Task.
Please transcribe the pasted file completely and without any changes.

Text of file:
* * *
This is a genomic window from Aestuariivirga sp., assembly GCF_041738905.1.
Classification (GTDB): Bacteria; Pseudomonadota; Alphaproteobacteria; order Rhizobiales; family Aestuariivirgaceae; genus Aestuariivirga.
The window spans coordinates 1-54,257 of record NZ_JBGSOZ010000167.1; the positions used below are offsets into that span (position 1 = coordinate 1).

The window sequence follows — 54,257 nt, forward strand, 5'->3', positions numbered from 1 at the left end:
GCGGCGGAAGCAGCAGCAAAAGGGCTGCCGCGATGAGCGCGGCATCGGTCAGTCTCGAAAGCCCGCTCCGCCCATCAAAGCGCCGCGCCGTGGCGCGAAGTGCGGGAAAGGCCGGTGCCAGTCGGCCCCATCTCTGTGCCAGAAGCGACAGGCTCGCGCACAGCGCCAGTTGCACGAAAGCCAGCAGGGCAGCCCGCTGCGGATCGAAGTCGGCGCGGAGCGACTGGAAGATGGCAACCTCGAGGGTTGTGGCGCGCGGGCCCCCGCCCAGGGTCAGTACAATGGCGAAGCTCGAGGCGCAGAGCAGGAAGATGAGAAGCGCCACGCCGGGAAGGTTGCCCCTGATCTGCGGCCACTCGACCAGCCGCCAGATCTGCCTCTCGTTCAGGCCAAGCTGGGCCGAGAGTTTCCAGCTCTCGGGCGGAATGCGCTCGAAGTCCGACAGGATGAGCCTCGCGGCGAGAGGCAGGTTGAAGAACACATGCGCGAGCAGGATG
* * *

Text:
This is a genomic window from Aestuariivirga sp., assembly GCF_041738905.1.
Classification (GTDB): Bacteria; Pseudomonadota; Alphaproteobacteria; order Rhizobiales; family Aestuariivirgaceae; genus Aestuariivirga.
The window spans coordinates 1-54,257 of record NZ_JBGSOZ010000167.1; the positions used below are offsets into that span (position 1 = coordinate 1).

The window sequence follows — 54,257 nt, forward strand, 5'->3', positions numbered from 1 at the left end:
GCGGCGGAAGCAGCAGCAAAAGGGCTGCCGCGATGAGCGCGGCATCGGTCAGTCTCGAAAGCCCGCTCCGCCCATCAAAGCGCCGCGCCGTGGCGCGAAGTGCGGGAAAGGCCGGTGCCAGTCGGCCCCATCTCTGTGCCAGAAGCGACAGGCTCGCGCACAGCGCCAGTTGCACGAAAGCCAGCAGGGCAGCCCGCTGCGGATCGAAGTCGGCGCGGAGCGACTGGAAGATGGCAACCTCGAGGGTTGTGGCGCGCGGGCCCCCGCCCAGGGTCAGTACAATGGCGAAGCTCGAGGCGCAGAGCAGGAAGATGAGAAGCGCCACGCCGGGAAGGTTGCCCCTGATCTGCGGCCACTCGACCAGCCGCCAGATCTGCCTCTCGTTCAGGCCAAGCTGGGCCGAGAGTTTCCAGCTCTCGGGCGGAATGCGCTCGAAGTCCGACAGGATGAGCCTCGCGGCGAGAGGCAGGTTGAAGAACACATGCGCGAGCAGGATG